Both teams struggled from the floor early, as they combined to miss 23 of their first 32 shots. The Cyclones subsequently rode their transition game to a 5-0 run midway through the half, taking a 24-18 lead.
Thanks to the quickened pace in the final 10 minutes the Cyclones, shot 47.1 percent in the half. Guard Monte Morris found Ejim for two alley-oops, and Ejim led Iowa State with 14 first-half points.
Texas never found its shooting stroke in the first half. The Longhorns shot 27.0 percent but controlled the offensive glass. They secured 11 offensive rebounds before the break and relied on second-chance points for buckets. Taylor led the Longhorns with eight first-half points.
NOTES: Iowa State G DeAndre Kane was selected one of 20 finalists for the Bob Cousy Award this week. The award is given annually to the nation’s top point guard. … The Longhorns have 20 victories, the 14th time in 16 seasons coach Rich Barnes hit the 20-win mark at Texas. … Iowa State coach Fred Hoiberg passed Tim Floyd for the second-most wins by a Cyclones coach in his first four years with 82. Larry Eustachy is first with 84 victories.
A new nonpartisan analysis says boosting the country’s minimum wage to $10.10 an hour would result in the loss of roughly 500,000 jobs, even as it lifts hundreds of thousands of Americans out of poverty by the time it’s fully implemented.
U.S. Sen. Tom Harkin, D-Iowa, a chief backer of the increase, disputed the idea that jobs would be lost. Meanwhile, Republicans and Democrats sought to highlight the parts of the report that buttressed their arguments.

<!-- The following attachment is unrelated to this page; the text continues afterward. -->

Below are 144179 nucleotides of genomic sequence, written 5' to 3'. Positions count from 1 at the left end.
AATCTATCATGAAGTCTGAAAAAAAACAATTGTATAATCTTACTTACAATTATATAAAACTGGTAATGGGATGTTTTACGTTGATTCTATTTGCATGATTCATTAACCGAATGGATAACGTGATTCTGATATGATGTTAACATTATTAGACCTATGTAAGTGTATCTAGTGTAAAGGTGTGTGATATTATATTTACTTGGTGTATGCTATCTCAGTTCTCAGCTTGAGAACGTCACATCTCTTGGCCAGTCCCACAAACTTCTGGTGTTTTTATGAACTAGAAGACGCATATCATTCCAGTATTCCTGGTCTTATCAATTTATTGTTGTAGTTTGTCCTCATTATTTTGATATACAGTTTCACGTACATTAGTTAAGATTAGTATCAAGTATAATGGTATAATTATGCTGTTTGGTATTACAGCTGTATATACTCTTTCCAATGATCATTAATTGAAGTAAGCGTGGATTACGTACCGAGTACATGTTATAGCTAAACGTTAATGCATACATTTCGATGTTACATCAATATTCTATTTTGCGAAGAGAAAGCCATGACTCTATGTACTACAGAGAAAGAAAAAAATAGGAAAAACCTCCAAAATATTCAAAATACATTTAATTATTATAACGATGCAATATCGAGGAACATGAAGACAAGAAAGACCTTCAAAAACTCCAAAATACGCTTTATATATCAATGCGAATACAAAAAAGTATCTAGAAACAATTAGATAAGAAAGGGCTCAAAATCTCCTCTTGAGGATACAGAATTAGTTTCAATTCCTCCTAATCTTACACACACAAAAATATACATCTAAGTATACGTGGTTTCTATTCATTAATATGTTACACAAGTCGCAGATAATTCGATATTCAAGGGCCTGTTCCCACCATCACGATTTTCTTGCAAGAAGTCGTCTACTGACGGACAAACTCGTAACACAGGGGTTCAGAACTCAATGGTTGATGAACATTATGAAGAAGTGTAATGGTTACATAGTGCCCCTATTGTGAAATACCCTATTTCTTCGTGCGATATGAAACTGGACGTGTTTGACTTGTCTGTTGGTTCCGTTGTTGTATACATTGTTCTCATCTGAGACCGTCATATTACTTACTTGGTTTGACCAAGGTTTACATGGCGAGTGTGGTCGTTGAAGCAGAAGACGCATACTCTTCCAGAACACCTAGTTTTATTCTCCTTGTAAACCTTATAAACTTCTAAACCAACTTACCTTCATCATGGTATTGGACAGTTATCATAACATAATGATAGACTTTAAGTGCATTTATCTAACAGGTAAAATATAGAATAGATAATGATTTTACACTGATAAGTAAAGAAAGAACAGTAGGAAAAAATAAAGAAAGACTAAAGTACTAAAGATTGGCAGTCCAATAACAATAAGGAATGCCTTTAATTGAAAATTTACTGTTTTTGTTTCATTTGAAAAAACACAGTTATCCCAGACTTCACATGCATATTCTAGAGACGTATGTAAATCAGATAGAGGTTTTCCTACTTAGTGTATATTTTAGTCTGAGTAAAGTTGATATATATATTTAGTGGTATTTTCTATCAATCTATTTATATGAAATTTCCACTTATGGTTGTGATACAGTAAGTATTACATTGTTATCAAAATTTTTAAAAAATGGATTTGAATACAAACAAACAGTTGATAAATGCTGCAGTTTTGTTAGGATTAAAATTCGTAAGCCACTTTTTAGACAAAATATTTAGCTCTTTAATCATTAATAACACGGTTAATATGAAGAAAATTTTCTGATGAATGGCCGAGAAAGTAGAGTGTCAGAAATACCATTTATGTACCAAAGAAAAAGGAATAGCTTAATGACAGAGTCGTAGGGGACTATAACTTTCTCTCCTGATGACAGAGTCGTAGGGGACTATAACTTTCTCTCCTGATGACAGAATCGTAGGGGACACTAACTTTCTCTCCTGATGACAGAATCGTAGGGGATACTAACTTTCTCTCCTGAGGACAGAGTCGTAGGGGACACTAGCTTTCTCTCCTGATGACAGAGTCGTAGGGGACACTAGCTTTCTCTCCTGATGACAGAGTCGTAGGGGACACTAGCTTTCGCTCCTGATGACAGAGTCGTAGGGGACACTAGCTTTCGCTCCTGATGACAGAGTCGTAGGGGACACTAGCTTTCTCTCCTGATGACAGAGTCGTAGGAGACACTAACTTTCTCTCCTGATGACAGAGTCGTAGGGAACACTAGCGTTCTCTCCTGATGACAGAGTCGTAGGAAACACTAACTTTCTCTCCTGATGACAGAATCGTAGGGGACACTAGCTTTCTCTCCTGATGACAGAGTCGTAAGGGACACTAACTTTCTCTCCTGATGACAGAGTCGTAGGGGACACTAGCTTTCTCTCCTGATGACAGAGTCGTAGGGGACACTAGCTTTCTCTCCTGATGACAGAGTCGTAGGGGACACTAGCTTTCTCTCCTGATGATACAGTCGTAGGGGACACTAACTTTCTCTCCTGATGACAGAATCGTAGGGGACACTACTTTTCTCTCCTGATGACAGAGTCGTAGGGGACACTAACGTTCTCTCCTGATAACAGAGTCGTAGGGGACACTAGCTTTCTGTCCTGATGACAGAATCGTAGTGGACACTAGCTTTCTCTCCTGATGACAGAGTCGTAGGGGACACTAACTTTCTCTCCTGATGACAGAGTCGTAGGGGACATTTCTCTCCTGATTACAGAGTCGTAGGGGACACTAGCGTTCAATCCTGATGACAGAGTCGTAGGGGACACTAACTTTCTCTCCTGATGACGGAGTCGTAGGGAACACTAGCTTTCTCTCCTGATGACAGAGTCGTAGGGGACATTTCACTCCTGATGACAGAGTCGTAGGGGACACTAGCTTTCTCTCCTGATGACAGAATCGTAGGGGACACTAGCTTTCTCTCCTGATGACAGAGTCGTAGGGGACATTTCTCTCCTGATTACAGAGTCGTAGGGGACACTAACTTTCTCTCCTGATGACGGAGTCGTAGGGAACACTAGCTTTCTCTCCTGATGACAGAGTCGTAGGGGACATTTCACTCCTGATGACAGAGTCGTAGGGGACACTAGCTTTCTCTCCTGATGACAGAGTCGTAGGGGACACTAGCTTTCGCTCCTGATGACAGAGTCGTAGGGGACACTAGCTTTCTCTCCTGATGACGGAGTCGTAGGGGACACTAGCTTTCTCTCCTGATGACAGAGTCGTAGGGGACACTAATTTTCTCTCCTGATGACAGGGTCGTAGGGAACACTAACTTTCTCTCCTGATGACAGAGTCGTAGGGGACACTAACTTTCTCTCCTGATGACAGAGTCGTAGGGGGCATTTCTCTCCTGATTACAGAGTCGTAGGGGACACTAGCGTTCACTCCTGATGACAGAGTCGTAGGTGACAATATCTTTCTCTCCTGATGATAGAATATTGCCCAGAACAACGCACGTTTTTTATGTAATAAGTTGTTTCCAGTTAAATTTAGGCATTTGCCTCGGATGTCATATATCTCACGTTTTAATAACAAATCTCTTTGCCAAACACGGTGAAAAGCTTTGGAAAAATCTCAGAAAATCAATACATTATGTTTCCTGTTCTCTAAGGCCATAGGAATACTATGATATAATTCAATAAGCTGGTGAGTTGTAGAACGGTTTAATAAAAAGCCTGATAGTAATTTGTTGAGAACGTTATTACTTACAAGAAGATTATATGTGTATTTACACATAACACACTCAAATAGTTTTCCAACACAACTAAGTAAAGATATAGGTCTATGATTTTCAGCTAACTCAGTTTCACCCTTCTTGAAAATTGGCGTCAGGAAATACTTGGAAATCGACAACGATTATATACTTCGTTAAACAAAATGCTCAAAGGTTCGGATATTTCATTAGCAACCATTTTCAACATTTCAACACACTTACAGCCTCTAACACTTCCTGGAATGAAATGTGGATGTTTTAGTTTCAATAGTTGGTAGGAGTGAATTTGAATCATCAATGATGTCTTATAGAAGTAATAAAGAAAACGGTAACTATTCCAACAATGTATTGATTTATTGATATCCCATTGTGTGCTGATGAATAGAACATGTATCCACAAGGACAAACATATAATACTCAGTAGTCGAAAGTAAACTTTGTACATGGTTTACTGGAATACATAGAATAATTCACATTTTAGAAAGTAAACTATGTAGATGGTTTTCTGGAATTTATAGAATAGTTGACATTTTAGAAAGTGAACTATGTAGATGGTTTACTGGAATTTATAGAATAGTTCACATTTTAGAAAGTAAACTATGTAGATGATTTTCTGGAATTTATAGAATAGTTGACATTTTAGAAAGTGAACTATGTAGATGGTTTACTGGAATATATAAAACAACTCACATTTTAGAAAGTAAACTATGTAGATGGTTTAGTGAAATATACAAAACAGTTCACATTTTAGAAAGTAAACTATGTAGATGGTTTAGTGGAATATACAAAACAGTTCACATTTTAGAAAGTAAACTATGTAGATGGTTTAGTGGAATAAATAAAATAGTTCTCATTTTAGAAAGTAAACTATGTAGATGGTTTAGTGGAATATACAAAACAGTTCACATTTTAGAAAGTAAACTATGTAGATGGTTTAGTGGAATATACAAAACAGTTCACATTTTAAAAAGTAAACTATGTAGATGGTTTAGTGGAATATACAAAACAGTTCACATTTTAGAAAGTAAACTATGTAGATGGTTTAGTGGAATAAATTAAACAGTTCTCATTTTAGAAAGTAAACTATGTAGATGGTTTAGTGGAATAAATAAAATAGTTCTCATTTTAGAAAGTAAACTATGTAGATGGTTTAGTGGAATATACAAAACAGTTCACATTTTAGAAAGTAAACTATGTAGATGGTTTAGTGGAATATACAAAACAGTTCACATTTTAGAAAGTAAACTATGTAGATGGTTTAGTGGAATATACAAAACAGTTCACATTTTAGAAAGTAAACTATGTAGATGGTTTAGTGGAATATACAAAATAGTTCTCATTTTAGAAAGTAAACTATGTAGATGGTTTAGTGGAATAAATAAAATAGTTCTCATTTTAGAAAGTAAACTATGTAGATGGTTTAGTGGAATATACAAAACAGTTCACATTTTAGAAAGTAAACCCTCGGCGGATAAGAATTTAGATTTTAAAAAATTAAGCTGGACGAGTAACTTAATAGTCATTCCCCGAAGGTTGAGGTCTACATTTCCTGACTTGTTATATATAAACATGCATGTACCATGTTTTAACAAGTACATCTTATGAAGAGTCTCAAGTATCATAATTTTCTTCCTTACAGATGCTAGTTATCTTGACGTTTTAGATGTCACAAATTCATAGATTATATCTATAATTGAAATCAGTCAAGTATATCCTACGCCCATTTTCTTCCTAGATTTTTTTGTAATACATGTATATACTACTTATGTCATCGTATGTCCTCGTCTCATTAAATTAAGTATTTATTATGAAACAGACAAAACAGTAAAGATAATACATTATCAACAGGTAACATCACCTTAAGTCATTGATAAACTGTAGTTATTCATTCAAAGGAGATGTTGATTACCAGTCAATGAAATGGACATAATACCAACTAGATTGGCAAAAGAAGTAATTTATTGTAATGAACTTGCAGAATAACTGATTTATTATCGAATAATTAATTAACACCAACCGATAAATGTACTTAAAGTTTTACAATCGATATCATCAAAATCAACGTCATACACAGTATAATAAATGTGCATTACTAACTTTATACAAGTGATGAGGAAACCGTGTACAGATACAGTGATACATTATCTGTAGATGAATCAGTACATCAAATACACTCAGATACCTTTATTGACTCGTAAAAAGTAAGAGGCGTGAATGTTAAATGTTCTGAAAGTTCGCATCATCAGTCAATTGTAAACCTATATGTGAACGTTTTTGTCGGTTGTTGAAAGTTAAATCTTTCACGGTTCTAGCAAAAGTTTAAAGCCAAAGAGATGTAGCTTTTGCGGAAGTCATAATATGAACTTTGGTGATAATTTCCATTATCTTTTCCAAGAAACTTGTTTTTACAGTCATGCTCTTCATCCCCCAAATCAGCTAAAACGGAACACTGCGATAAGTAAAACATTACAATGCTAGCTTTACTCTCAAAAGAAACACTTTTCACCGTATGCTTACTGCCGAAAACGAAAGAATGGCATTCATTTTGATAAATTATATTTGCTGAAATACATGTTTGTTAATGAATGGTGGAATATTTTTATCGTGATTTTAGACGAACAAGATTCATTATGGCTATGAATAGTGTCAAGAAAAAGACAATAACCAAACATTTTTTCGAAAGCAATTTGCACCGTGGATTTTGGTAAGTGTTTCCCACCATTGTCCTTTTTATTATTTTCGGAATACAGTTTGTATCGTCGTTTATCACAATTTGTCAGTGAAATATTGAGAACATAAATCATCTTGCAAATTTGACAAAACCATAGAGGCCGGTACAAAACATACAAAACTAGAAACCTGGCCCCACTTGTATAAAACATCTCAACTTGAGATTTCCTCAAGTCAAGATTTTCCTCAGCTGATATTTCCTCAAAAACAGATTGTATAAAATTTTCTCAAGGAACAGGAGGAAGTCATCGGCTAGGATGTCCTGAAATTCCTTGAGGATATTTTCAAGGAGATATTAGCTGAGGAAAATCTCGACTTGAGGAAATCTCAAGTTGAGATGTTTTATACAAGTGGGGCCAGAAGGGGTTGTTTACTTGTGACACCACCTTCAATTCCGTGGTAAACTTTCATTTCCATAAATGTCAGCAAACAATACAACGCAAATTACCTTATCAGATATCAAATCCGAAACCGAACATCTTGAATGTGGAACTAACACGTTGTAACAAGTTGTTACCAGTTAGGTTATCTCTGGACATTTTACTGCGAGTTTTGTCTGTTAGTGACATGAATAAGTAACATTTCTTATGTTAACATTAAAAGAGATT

The Congressional Budget Office report said the lost jobs would come as a result of raising the cost of employment. And although it acknowledged the increased demand that would follow a higher minimum wage would also create employment, on net it wouldn’t be enough to offset the losses.
The current minimum wage is $7.25 an hour. In some states, including Illinois, it is higher, at $8.25 per hour.
A loss of 500,000 jobs in the American economy would represent 0.3 percent of total employment, the budget office said. But the prediction also comes at a time of uneven job growth.
The report also said that 16.5 million Americans would get a raise as a result of a higher minimum wage and that 900,000 people would be lifted out of poverty by it by 2016, or about 2 percent of the people below the threshold.
Harkin’s office praised that part of the report but said the budget office study was an “outlier” when it came to its employment projections. He pointed to a review of 64 minimum wage studies published in the British Journal of Industrial Relations in 2009 that said minimum wages didn’t cause job losses.
“Since the first minimum wage was enacted more than 75 years ago, opponents have argued that a wage floor would cause job loss,” Harkin said Tuesday. “But this is a myth.”
Republicans said the projected job losses come at a time when Americans are worried about the economy.
Republican state Sen. Joni Ernst, R-Red Oak, who is running for the U.S. Senate, responded to the report in an email, saying, “government and government-mandated wage increases are not the solution — especially when doing so comes at the expense of the jobs of hard working Americans.”
Alissa Ohl, a spokeswoman for Republican Mark Jacobs, also responded in an email: “Like Senator Grassley, Mark thinks that’s something we can look at but, as Mark has said from day one, the real problem in America is a lack of good jobs.”
Rep. Bruce Braley, who is running for the Senate this fall, has, like Harkin, pushed for the increase.
Drew Pusateri, a spokesman, said, “Bruce believes that Iowans who go out and work tough jobs shouldn’t come home and find their families living in poverty — and this report shows that’s the reality for far too many Americans.”
He said 340,000 Iowans would get a raise from the proposal.
ESPN had cameras rolling in Assembly Hall when a metal plate fell from the ceiling this afternoon. Iowa’s game in the building, scheduled for tonight, has been postponed and no new date for the game has been announced.